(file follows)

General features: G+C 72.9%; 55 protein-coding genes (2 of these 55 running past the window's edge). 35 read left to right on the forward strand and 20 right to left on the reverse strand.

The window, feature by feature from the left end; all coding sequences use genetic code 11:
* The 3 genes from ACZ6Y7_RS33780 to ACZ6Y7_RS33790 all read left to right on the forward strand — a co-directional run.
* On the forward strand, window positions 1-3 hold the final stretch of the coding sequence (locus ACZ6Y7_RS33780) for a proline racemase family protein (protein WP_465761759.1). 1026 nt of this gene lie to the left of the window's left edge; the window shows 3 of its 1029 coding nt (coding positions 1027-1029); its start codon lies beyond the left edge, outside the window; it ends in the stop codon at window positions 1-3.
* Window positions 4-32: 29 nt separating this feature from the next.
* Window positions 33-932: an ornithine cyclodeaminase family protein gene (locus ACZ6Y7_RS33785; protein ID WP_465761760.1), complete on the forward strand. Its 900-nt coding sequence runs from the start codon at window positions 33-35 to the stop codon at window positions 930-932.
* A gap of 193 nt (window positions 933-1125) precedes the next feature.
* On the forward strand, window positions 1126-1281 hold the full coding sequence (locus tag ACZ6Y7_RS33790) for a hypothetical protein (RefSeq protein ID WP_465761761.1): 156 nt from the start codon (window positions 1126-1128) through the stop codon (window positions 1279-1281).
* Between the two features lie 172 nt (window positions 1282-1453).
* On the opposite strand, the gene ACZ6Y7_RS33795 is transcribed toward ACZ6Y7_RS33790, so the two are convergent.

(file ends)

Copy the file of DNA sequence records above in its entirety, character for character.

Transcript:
General features: G+C 72.9%; 55 protein-coding genes (2 of these 55 running past the window's edge). 35 read left to right on the forward strand and 20 right to left on the reverse strand.

The window, feature by feature from the left end; all coding sequences use genetic code 11:
* The 3 genes from ACZ6Y7_RS33780 to ACZ6Y7_RS33790 all read left to right on the forward strand — a co-directional run.
* On the forward strand, window positions 1-3 hold the final stretch of the coding sequence (locus ACZ6Y7_RS33780) for a proline racemase family protein (protein WP_465761759.1). 1026 nt of this gene lie to the left of the window's left edge; the window shows 3 of its 1029 coding nt (coding positions 1027-1029); its start codon lies beyond the left edge, outside the window; it ends in the stop codon at window positions 1-3.
* Window positions 4-32: 29 nt separating this feature from the next.
* Window positions 33-932: an ornithine cyclodeaminase family protein gene (locus ACZ6Y7_RS33785; protein ID WP_465761760.1), complete on the forward strand. Its 900-nt coding sequence runs from the start codon at window positions 33-35 to the stop codon at window positions 930-932.
* A gap of 193 nt (window positions 933-1125) precedes the next feature.
* On the forward strand, window positions 1126-1281 hold the full coding sequence (locus tag ACZ6Y7_RS33790) for a hypothetical protein (RefSeq protein ID WP_465761761.1): 156 nt from the start codon (window positions 1126-1128) through the stop codon (window positions 1279-1281).
* Between the two features lie 172 nt (window positions 1282-1453).
* On the opposite strand, the gene ACZ6Y7_RS33795 is transcribed toward ACZ6Y7_RS33790, so the two are convergent.